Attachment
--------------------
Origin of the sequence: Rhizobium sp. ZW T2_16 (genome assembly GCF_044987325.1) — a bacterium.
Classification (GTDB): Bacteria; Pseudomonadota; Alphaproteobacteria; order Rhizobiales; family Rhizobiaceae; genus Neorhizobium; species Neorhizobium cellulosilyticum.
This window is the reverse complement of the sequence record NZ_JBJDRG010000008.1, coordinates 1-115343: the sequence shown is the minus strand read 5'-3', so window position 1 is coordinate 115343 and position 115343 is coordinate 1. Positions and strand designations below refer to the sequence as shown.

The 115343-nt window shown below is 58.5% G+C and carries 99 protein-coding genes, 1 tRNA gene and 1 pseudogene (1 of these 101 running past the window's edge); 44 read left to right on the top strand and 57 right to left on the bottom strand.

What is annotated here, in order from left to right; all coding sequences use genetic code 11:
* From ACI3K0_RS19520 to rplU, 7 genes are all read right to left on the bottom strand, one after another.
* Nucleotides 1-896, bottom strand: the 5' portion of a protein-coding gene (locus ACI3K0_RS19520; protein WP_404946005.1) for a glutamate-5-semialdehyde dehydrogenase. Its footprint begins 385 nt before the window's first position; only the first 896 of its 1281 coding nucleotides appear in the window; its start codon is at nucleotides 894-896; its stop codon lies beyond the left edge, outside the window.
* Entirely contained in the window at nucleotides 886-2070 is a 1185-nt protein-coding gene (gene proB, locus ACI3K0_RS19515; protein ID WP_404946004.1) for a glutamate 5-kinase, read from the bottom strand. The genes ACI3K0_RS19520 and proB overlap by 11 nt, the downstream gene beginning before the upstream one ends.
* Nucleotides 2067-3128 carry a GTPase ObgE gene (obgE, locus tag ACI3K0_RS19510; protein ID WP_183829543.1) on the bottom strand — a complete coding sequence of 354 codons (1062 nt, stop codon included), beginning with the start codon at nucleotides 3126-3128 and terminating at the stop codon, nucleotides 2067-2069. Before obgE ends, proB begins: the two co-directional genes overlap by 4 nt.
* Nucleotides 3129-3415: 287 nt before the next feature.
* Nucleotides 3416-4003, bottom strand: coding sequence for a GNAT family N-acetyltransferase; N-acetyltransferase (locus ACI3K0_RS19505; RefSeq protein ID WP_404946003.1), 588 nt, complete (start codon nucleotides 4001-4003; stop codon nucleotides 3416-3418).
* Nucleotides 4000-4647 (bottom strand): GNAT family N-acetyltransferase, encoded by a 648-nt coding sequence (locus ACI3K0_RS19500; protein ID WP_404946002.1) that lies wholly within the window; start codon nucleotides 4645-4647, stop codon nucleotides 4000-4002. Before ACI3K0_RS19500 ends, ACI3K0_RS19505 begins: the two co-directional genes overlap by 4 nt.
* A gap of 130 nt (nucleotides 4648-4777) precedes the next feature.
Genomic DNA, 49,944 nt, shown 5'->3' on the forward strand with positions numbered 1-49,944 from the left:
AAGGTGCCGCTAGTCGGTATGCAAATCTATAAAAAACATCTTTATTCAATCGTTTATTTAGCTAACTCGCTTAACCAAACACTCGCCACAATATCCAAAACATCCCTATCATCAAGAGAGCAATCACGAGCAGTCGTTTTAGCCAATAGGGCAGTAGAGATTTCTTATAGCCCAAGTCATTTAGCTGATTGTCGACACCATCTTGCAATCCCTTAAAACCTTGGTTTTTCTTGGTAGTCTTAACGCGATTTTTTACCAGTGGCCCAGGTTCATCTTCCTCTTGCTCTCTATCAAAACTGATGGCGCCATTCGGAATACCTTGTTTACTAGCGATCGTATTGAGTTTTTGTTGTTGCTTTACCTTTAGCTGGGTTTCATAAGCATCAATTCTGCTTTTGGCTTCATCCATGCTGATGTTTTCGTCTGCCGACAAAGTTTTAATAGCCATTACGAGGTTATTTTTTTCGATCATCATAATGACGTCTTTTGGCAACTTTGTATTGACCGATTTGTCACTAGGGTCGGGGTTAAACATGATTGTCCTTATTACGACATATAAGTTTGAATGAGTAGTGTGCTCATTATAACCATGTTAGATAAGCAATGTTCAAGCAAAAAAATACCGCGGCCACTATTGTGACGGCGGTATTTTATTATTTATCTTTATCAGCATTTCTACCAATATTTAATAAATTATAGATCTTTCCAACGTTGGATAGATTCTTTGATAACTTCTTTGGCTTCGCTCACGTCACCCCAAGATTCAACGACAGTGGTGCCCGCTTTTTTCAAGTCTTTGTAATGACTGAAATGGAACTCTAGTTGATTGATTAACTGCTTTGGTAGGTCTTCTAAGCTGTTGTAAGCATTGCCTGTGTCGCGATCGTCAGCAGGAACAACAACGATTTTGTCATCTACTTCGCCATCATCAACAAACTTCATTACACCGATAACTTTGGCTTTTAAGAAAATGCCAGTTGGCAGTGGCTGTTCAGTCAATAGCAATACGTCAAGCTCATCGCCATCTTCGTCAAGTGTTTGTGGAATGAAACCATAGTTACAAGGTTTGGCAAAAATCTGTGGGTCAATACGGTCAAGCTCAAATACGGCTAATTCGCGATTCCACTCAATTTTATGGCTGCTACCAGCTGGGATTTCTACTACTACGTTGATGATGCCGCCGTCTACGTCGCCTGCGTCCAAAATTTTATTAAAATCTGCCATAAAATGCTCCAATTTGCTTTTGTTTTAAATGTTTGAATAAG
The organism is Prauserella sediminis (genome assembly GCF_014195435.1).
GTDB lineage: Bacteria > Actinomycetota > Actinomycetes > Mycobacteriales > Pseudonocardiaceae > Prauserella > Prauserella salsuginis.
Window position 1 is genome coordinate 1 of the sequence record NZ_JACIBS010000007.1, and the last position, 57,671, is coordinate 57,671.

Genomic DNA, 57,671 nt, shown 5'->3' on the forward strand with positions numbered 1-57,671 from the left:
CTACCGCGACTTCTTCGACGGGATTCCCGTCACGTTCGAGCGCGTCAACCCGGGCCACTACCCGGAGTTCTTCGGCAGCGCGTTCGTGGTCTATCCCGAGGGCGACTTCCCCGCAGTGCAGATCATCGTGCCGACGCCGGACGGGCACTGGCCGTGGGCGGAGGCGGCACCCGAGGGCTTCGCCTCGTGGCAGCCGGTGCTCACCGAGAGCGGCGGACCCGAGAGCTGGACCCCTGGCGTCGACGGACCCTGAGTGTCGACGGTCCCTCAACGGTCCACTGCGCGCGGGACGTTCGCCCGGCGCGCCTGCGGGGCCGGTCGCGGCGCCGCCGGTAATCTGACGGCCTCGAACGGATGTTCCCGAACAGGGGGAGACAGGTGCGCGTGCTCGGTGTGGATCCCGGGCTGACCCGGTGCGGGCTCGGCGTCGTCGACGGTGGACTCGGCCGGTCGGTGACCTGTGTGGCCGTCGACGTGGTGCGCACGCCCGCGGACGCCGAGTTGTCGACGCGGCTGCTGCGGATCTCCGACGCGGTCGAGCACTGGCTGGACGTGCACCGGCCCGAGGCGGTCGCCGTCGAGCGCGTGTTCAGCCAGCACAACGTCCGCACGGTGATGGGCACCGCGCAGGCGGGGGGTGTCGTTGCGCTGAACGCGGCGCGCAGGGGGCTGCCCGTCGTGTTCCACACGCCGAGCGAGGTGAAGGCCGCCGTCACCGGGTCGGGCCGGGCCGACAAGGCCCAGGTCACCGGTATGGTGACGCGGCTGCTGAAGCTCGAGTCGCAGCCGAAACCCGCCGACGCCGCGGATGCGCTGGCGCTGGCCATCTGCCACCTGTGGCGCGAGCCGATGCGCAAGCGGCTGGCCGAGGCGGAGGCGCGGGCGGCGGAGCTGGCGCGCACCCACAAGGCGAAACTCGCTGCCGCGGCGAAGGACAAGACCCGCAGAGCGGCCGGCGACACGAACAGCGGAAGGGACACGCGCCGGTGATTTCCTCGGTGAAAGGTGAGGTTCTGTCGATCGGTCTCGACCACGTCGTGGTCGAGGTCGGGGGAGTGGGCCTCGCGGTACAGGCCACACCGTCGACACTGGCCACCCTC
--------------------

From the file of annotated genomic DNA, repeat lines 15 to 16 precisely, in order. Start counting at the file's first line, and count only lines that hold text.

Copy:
AAGGTGCCGCTAGTCGGTATGCAAATCTATAAAAAACATCTTTATTCAATCGTTTATTTAGCTAACTCGCTTAACCAAACACTCGCCACAATATCCAAAACATCCCTATCATCAAGAGAGCAATCACGAGCAGTCGTTTTAGCCAATAGGGCAGTAGAGATTTCTTATAGCCCAAGTCATTTAGCTGATTGTCGACACCATCTTGCAATCCCTTAAAACCTTGGTTTTTCTTGGTAGTCTTAACGCGATTTTTTACCAGTGGCCCAGGTTCATCTTCCTCTTGCTCTCTATCAAAACTGATGGCGCCATTCGGAATACCTTGTTTACTAGCGATCGTATTGAGTTTTTGTTGTTGCTTTACCTTTAGCTGGGTTTCATAAGCATCAATTCTGCTTTTGGCTTCATCCATGCTGATGTTTTCGTCTGCCGACAAAGTTTTAATAGCCATTACGAGGTTATTTTTTTCGATCATCATAATGACGTCTTTTGGCAACTTTGTATTGACCGATTTGTCACTAGGGTCGGGGTTAAACATGATTGTCCTTATTACGACATATAAGTTTGAATGAGTAGTGTGCTCATTATAACCATGTTAGATAAGCAATGTTCAAGCAAAAAAATACCGCGGCCACTATTGTGACGGCGGTATTTTATTATTTATCTTTATCAGCATTTCTACCAATATTTAATAAATTATAGATCTTTCCAACGTTGGATAGATTCTTTGATAACTTCTTTGGCTTCGCTCACGTCACCCCAAGATTCAACGACAGTGGTGCCCGCTTTTTTCAAGTCTTTGTAATGACTGAAATGGAACTCTAGTTGATTGATTAACTGCTTTGGTAGGTCTTCTAAGCTGTTGTAAGCATTGCCTGTGTCGCGATCGTCAGCAGGAACAACAACGATTTTGTCATCTACTTCGCCATCATCAACAAACTTCATTACACCGATAACTTTGGCTTTTAAGAAAATGCCAGTTGGCAGTGGCTGTTCAGTCAATAGCAATACGTCAAGCTCATCGCCATCTTCGTCAAGTGTTTGTGGAATGAAACCATAGTTACAAGGTTTGGCAAAAATCTGTGGGTCAATACGGTCAAGCTCAAATACGGCTAATTCGCGATTCCACTCAATTTTATGGCTGCTACCAGCTGGGATTTCTACTACTACGTTGATGATGCCGCCGTCTACGTCGCCTGCGTCCAAAATTTTATTAAAATCTGCCATAAAATGCTCCAATTTGCTTTTGTTTTAAATGTTTGAATAAG
The organism is Prauserella sediminis (genome assembly GCF_014195435.1).